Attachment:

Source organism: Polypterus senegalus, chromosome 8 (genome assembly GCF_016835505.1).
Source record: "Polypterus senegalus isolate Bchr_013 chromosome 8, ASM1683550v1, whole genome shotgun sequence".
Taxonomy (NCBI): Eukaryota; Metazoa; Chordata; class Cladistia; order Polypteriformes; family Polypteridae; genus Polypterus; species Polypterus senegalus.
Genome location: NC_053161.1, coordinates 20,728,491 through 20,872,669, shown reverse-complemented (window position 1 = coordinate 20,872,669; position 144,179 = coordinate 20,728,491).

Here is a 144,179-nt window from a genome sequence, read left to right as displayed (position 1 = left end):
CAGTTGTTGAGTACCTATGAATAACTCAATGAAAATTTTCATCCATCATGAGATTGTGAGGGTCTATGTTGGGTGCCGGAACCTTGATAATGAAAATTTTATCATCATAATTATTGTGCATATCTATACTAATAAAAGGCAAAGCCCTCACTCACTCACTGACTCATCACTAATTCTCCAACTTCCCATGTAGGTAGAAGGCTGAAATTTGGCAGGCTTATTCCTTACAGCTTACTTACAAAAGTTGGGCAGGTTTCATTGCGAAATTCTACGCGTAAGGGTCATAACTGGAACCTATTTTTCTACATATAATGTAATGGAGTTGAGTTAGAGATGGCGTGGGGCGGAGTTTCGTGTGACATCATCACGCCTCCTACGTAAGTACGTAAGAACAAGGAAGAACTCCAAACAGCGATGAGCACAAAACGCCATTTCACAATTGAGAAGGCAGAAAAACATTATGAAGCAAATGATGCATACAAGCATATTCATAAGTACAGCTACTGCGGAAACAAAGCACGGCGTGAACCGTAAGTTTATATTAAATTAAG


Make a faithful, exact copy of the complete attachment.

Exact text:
Source organism: Polypterus senegalus, chromosome 8 (genome assembly GCF_016835505.1).
Source record: "Polypterus senegalus isolate Bchr_013 chromosome 8, ASM1683550v1, whole genome shotgun sequence".
Taxonomy (NCBI): Eukaryota; Metazoa; Chordata; class Cladistia; order Polypteriformes; family Polypteridae; genus Polypterus; species Polypterus senegalus.
Genome location: NC_053161.1, coordinates 20,728,491 through 20,872,669, shown reverse-complemented (window position 1 = coordinate 20,872,669; position 144,179 = coordinate 20,728,491).

Here is a 144,179-nt window from a genome sequence, read left to right as displayed (position 1 = left end):
CAGTTGTTGAGTACCTATGAATAACTCAATGAAAATTTTCATCCATCATGAGATTGTGAGGGTCTATGTTGGGTGCCGGAACCTTGATAATGAAAATTTTATCATCATAATTATTGTGCATATCTATACTAATAAAAGGCAAAGCCCTCACTCACTCACTGACTCATCACTAATTCTCCAACTTCCCATGTAGGTAGAAGGCTGAAATTTGGCAGGCTTATTCCTTACAGCTTACTTACAAAAGTTGGGCAGGTTTCATTGCGAAATTCTACGCGTAAGGGTCATAACTGGAACCTATTTTTCTACATATAATGTAATGGAGTTGAGTTAGAGATGGCGTGGGGCGGAGTTTCGTGTGACATCATCACGCCTCCTACGTAAGTACGTAAGAACAAGGAAGAACTCCAAACAGCGATGAGCACAAAACGCCATTTCACAATTGAGAAGGCAGAAAAACATTATGAAGCAAATGATGCATACAAGCATATTCATAAGTACAGCTACTGCGGAAACAAAGCACGGCGTGAACCGTAAGTTTATATTAAATTAAG